5. Community councils are democratically elected and accountable representatives of their community. Ministers regard community councils main role to be to ascertain and co-ordinate the opinions of their local community in order to ensure that decision-making statutory bodies, such as local authorities, are fully informed of the opinions and preferences of individual communities. As such, the focus of this review is very much on what steps can be taken to support community councils in their role as representative bodies for their area, and what can be done to improve their operational effectiveness. One possible outcome from the review is that Scottish Ministers will need to consider whether there is any requirement to modernise the current legislative requirements governing Community Councils. The forthcoming Discussion Paper on the Scottish Executive's Public Service Reform Agenda will also inform Ministers thinking in this regard. However, at this time Ministers do not envisage that the role and remit of community councils will change fundamentally and are clear that they will not be given significant new statutory powers or responsibilities such as the revenue raising powers available to Parish Councils in England and Wales.

6. This paper does not propose specific changes to the system and operation of community councils in Scotland, rather it seeks views and comments on a range of issues which the Executive considers to be key to the effective operation of community councils. These include: the effectiveness of legislation which provides for the establishment of community councils schemes; the content and detail of the current community council schemes; the rules governing community council elections; ensuring that community councils are genuinely representative of the communities they represent; their interface with the local authority decision-making process; funding and support including the provision of training; whether there is a need for a code of conduct for community councillors; and the process for engaging in national issues.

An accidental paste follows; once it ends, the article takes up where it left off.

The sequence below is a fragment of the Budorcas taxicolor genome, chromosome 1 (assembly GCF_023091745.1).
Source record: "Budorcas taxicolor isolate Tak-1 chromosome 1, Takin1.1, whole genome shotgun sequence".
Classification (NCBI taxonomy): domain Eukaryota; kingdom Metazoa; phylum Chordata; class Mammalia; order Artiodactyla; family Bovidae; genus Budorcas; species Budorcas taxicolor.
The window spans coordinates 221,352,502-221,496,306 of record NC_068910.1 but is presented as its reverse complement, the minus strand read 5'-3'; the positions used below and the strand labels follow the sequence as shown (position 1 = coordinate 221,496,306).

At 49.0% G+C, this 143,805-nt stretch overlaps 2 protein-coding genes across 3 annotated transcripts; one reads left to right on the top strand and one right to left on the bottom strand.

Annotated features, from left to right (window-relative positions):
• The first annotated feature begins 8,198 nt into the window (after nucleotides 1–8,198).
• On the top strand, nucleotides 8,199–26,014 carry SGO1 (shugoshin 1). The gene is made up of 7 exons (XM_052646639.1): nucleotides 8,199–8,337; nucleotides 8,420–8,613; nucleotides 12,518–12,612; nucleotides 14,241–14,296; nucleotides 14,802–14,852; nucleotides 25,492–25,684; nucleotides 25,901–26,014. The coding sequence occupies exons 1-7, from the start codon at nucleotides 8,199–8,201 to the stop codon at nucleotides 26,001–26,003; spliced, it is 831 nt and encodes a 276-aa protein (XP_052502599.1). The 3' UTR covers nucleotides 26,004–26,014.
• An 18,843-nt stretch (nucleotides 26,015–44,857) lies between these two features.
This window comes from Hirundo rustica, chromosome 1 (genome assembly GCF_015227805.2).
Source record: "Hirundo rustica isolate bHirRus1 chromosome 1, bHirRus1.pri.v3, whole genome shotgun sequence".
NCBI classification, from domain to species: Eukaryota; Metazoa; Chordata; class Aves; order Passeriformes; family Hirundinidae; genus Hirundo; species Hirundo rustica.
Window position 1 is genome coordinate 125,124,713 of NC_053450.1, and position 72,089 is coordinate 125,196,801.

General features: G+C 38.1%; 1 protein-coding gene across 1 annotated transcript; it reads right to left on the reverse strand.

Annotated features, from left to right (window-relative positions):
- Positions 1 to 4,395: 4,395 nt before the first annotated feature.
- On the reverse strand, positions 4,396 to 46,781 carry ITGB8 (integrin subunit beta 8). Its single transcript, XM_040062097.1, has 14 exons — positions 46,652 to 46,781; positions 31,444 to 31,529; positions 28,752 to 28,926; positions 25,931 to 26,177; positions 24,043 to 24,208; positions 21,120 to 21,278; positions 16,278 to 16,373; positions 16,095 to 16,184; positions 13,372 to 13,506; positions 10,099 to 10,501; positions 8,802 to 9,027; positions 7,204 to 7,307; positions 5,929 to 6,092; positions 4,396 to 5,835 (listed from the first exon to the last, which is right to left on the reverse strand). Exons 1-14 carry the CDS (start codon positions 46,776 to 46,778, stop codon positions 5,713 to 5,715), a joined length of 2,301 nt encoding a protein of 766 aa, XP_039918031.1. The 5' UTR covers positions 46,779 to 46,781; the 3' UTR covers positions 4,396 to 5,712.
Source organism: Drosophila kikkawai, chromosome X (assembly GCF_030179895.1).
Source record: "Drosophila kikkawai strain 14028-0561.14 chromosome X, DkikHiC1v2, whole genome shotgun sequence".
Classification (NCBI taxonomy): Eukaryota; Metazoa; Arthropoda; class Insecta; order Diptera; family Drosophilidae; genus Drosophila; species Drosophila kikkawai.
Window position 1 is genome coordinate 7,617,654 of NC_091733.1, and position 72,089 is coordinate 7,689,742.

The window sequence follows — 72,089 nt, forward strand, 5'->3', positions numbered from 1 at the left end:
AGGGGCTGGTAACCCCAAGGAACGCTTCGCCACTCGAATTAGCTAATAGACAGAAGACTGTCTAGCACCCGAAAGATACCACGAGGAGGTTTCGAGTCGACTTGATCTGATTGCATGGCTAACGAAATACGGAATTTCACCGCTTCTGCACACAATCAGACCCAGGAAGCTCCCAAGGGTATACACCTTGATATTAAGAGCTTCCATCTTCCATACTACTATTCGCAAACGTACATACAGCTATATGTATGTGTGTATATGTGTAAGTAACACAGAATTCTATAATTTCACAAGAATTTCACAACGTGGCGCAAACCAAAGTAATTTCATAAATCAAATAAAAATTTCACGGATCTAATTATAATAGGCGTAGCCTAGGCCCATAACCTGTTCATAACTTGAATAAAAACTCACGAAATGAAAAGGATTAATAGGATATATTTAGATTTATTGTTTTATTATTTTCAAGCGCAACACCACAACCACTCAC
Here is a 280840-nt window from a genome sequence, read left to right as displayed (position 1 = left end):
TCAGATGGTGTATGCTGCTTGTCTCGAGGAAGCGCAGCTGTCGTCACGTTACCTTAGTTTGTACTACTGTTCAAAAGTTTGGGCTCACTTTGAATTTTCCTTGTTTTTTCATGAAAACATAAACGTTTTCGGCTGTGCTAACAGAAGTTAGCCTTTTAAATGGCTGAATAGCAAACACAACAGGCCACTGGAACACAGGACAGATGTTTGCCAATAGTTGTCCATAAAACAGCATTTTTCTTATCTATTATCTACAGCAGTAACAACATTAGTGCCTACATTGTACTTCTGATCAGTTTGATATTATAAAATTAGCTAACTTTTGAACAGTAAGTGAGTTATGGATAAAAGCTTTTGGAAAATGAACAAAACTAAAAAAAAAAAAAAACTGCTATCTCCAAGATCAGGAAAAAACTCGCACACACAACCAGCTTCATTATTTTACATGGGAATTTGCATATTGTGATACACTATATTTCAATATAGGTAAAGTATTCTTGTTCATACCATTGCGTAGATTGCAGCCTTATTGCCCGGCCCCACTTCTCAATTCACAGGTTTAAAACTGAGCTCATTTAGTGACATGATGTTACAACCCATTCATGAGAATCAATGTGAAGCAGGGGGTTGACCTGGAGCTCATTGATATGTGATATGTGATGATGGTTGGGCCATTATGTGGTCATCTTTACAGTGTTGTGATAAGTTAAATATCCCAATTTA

7. Some of the questions are aimed principally at community councils, while others are more relevant to local authorities, and many could be answered from either perspective. We leave it to consultees to decide which questions they wish to respond to. Comments from other interested parties are also welcome either on the questions and issues raised in this paper or of a more general nature which could include experiences of working with or being consulted by community councils.

8. You are invited to comment on the questions and issues raised in this paper and in doing so it would be helpful if you could refer in your response to the relevant chapter and question numbers and forward them no later than 28th February 2006 to:

Community Councils Review
Scottish Executive
Finance & Central Services Department
Public Service Reform Group: Local Governance & Licensing Division
Area 3-H ( South)
Victoria Quay
Edinburgh
EH6 6QQ

Responses can also be faxed to 0131 244 7058 or sent by email to:- Communitycouncils@scotland.gsi.gov.uk

Further copies of this discussion paper are available from the Review Team by phoning 0131 244 0885 or via the Scottish Executive website www.scotland.gov.uk under 'consultations'. Any general enquiries on the paper can be made to Alex Gibson on 0131 244 7042.

Please note that all responses submitted will be made available to the public unless confidentiality is requested by the writer.